The Corps of Royal Marines (RM) is the United Kingdom’s amphibious light infantry force, forming part of the Naval Service, along with the Royal Navy. The Royal Marines were formed in 1755 as the Royal Navy’s infantry troops. However, the marines can trace their origins back to the formation of the English Army’s “Duke of York and Albany’s maritime regiment of Foot” at the grounds of the Honourable Artillery Company on 28 October 1664.
As a highly specialised and adaptable light infantry force, the Royal Marines are trained for rapid deployment worldwide and capable of dealing with a wide range of threats.
The Corps Colours are:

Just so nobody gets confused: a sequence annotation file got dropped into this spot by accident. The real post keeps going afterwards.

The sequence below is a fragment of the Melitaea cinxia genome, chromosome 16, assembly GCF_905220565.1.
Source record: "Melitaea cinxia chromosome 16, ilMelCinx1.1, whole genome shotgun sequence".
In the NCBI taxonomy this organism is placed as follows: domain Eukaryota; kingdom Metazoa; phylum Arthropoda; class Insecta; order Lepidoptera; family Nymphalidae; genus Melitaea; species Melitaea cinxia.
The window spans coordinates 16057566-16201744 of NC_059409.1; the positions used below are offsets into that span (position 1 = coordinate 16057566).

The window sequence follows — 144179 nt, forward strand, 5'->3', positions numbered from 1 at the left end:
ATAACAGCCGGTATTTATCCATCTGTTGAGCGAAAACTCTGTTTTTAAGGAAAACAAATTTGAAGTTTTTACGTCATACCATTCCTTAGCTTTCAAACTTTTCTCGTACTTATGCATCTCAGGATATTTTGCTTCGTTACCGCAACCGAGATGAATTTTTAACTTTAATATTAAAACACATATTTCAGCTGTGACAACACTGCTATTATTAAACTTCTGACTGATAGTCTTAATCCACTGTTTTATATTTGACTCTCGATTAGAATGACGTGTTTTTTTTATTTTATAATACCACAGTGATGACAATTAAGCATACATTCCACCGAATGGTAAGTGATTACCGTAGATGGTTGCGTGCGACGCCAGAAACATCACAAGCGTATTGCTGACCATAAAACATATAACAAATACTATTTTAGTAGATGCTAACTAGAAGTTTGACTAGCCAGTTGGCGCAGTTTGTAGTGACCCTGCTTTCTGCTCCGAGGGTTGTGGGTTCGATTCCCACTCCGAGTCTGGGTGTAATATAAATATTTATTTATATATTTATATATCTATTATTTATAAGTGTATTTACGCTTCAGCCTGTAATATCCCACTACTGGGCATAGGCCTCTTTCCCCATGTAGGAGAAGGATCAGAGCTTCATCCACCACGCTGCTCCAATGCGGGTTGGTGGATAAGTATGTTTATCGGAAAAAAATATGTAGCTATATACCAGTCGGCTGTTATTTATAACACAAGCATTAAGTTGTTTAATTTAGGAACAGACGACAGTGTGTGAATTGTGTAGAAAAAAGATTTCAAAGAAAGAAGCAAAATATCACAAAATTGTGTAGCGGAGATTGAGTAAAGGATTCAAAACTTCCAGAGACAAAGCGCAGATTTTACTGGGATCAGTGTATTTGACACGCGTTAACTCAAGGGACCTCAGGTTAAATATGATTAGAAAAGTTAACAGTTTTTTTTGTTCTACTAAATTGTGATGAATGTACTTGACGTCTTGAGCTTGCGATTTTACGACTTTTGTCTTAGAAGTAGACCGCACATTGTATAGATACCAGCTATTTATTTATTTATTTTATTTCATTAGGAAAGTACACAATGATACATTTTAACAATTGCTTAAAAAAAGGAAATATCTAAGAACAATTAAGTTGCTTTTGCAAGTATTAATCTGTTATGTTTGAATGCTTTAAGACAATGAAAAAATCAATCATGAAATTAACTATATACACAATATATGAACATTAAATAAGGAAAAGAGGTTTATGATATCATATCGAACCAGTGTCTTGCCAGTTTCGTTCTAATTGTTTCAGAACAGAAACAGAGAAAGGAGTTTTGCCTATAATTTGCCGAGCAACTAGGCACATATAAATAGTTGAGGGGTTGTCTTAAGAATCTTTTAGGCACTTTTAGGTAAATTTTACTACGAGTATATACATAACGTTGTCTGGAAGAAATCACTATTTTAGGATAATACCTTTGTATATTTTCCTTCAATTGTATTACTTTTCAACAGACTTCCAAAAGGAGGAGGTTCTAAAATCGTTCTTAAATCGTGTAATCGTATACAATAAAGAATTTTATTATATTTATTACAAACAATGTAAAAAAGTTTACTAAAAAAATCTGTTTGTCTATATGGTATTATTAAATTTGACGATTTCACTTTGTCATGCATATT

Blue 4 part
Yellow 1 part
Green 1 part
Red 2 parts
Blue 4 parts
Navy blue is the primary colour in the combination selected. it marks the intimate connection of the Corps with the RN. Blue was the colour of the facings on the uniform for over 100 years.
Drummer red is the secondary colour in the design. This tint of red is the old historic colour of the British Army and was worn by the infantry of the Corps from early times down to the introduction of scarlet in 1876.
Light Infantry green was worn on the shako by the infantry of the Corps for some years. It was perpetuated in the bugle strings of the RMLI
Old gold, rather than yellow, is the colour closely associated with the early history of the Corps, as it was the distinctive colour of the dress and ensigns of the Duke of York and Albany’s Maritime Regiment of Foot from which the Corps originates.